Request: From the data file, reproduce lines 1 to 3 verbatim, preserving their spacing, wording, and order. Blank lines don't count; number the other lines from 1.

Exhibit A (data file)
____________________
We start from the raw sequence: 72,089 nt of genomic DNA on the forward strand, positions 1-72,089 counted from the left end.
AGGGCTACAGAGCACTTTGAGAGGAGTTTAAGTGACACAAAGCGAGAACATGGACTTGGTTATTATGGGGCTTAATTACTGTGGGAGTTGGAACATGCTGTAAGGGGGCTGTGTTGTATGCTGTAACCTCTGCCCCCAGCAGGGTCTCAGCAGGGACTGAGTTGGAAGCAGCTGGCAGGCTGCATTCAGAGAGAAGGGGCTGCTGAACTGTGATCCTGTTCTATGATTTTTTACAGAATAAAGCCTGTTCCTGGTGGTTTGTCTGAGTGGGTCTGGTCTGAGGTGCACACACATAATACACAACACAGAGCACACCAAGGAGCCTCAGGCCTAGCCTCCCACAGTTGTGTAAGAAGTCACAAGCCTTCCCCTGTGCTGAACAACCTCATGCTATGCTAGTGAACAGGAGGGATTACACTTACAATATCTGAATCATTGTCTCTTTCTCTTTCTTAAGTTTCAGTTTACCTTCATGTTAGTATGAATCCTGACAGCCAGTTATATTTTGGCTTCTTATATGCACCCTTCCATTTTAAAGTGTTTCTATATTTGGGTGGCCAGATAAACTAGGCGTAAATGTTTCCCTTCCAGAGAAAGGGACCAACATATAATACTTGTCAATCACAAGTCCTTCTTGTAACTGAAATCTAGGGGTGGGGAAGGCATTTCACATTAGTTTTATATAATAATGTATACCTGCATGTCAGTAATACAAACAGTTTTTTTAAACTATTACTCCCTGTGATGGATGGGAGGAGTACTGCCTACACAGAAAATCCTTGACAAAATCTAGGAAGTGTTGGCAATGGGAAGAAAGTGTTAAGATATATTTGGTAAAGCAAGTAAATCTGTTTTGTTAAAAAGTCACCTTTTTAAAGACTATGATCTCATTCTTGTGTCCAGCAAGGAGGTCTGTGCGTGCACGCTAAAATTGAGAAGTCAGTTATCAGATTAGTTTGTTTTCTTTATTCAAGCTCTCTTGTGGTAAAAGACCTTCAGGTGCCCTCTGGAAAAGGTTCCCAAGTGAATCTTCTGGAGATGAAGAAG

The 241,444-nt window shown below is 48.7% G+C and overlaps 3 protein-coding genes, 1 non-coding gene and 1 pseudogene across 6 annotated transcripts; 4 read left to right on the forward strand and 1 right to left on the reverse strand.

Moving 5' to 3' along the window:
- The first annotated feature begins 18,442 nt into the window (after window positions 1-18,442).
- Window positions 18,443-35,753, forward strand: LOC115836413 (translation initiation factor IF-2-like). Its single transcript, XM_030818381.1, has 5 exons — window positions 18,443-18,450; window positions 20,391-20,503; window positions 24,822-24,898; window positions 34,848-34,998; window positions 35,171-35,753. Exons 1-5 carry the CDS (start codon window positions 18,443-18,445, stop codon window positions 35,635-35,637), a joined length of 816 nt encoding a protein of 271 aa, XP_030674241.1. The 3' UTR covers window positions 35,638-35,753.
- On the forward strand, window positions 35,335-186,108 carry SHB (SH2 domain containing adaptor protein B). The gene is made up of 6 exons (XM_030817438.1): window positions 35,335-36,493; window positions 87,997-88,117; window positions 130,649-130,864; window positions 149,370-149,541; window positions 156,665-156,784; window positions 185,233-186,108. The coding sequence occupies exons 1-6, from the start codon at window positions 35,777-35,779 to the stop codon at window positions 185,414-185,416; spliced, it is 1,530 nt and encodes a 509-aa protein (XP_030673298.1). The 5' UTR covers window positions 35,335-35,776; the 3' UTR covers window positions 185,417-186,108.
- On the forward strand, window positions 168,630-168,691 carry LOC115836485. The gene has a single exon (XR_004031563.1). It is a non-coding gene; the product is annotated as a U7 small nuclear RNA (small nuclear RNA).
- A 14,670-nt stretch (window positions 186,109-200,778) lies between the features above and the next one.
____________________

We start from the raw sequence: 72,089 nt of genomic DNA on the forward strand, positions 1-72,089 counted from the left end.
AGGGCTACAGAGCACTTTGAGAGGAGTTTAAGTGACACAAAGCGAGAACATGGACTTGGTTATTATGGGGCTTAATTACTGTGGGAGTTGGAACATGCTGTAAGGGGGCTGTGTTGTATGCTGTAACCTCTGCCCCCAGCAGGGTCTCAGCAGGGACTGAGTTGGAAGCAGCTGGCAGGCTGCATTCAGAGAGAAGGGGCTGCTGAACTGTGATCCTGTTCTATGATTTTTTACAGAATAAAGCCTGTTCCTGGTGGTTTGTCTGAGTGGGTCTGGTCTGAGGTGCACACACATAATACACAACACAGAGCACACCAAGGAGCCTCAGGCCTAGCCTCCCACAGTTGTGTAAGAAGTCACAAGCCTTCCCCTGTGCTGAACAACCTCATGCTATGCTAGTGAACAGGAGGGATTACACTTACAATATCTGAATCATTGTCTCTTTCTCTTTCTTAAGTTTCAGTTTACCTTCATGTTAGTATGAATCCTGACAGCCAGTTATATTTTGGCTTCTTATATGCACCCTTCCATTTTAAAGTGTTTCTATATTTGGGTGGCCAGATAAACTAGGCGTAAATGTTTCCCTTCCAGAGAAAGGGACCAACATATAATACTTGTCAATCACAAGTCCTTCTTGTAACTGAAATCTAGGGGTGGGGAAGGCATTTCACATTAGTTTTATATAATAATGTATACCTGCATGTCAGTAATACAAACAGTTTTTTTAAACTATTACTCCCTGTGATGGATGGGAGGAGTACTGCCTACACAGAAAATCCTTGACAAAATCTAGGAAGTGTTGGCAATGGGAAGAAAGTGTTAAGATATATTTGGTAAAGCAAGTAAATCTGTTTTGTTAAAAAGTCACCTTTTTAAAGACTATGATCTCATTCTTGTGTCCAGCAAGGAGGTCTGTGCGTGCACGCTAAAATTGAGAAGTCAGTTATCAGATTAGTTTGTTTTCTTTATTCAAGCTCTCTTGTGGTAAAAGACCTTCAGGTGCCCTCTGGAAAAGGTTCCCAAGTGAATCTTCTGGAGATGAAGAAG

The 241,444-nt window shown below is 48.7% G+C and overlaps 3 protein-coding genes, 1 non-coding gene and 1 pseudogene across 6 annotated transcripts; 4 read left to right on the forward strand and 1 right to left on the reverse strand.